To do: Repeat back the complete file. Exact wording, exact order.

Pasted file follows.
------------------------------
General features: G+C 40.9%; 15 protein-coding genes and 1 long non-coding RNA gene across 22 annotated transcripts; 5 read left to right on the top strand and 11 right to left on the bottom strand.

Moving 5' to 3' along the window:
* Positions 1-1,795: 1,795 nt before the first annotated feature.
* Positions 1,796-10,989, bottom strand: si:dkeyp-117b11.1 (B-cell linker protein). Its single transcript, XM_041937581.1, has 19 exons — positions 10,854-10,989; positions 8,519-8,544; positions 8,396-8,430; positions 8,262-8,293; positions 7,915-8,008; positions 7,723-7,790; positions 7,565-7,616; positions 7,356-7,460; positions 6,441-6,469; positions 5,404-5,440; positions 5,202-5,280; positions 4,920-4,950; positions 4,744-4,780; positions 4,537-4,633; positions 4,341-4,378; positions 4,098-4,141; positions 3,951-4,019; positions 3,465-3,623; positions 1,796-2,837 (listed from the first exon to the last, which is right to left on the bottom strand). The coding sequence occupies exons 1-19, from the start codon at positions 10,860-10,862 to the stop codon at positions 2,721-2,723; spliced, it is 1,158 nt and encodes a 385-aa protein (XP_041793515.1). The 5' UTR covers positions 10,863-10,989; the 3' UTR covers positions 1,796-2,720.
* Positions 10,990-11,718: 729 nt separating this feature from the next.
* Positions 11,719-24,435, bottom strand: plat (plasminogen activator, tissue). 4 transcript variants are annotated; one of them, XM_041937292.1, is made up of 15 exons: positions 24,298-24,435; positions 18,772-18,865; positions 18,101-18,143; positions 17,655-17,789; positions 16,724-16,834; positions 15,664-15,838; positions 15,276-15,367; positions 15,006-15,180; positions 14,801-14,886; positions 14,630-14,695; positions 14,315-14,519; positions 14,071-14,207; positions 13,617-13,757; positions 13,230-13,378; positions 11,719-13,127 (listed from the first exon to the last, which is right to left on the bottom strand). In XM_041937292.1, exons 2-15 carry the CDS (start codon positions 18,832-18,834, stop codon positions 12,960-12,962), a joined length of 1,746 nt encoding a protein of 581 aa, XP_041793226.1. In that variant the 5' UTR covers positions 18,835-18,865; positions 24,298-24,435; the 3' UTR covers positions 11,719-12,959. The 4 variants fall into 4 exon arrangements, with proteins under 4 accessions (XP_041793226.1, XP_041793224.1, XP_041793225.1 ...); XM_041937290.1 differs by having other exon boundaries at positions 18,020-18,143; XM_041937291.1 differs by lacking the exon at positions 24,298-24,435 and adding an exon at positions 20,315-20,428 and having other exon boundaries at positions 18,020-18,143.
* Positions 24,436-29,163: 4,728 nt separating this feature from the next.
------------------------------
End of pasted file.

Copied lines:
General features: G+C 40.9%; 15 protein-coding genes and 1 long non-coding RNA gene across 22 annotated transcripts; 5 read left to right on the top strand and 11 right to left on the bottom strand.

Moving 5' to 3' along the window:
* Positions 1-1,795: 1,795 nt before the first annotated feature.
* Positions 1,796-10,989, bottom strand: si:dkeyp-117b11.1 (B-cell linker protein). Its single transcript, XM_041937581.1, has 19 exons — positions 10,854-10,989; positions 8,519-8,544; positions 8,396-8,430; positions 8,262-8,293; positions 7,915-8,008; positions 7,723-7,790; positions 7,565-7,616; positions 7,356-7,460; positions 6,441-6,469; positions 5,404-5,440; positions 5,202-5,280; positions 4,920-4,950; positions 4,744-4,780; positions 4,537-4,633; positions 4,341-4,378; positions 4,098-4,141; positions 3,951-4,019; positions 3,465-3,623; positions 1,796-2,837 (listed from the first exon to the last, which is right to left on the bottom strand). The coding sequence occupies exons 1-19, from the start codon at positions 10,860-10,862 to the stop codon at positions 2,721-2,723; spliced, it is 1,158 nt and encodes a 385-aa protein (XP_041793515.1). The 5' UTR covers positions 10,863-10,989; the 3' UTR covers positions 1,796-2,720.
* Positions 10,990-11,718: 729 nt separating this feature from the next.
* Positions 11,719-24,435, bottom strand: plat (plasminogen activator, tissue). 4 transcript variants are annotated; one of them, XM_041937292.1, is made up of 15 exons: positions 24,298-24,435; positions 18,772-18,865; positions 18,101-18,143; positions 17,655-17,789; positions 16,724-16,834; positions 15,664-15,838; positions 15,276-15,367; positions 15,006-15,180; positions 14,801-14,886; positions 14,630-14,695; positions 14,315-14,519; positions 14,071-14,207; positions 13,617-13,757; positions 13,230-13,378; positions 11,719-13,127 (listed from the first exon to the last, which is right to left on the bottom strand). In XM_041937292.1, exons 2-15 carry the CDS (start codon positions 18,832-18,834, stop codon positions 12,960-12,962), a joined length of 1,746 nt encoding a protein of 581 aa, XP_041793226.1. In that variant the 5' UTR covers positions 18,835-18,865; positions 24,298-24,435; the 3' UTR covers positions 11,719-12,959. The 4 variants fall into 4 exon arrangements, with proteins under 4 accessions (XP_041793226.1, XP_041793224.1, XP_041793225.1 ...); XM_041937290.1 differs by having other exon boundaries at positions 18,020-18,143; XM_041937291.1 differs by lacking the exon at positions 24,298-24,435 and adding an exon at positions 20,315-20,428 and having other exon boundaries at positions 18,020-18,143.
* Positions 24,436-29,163: 4,728 nt separating this feature from the next.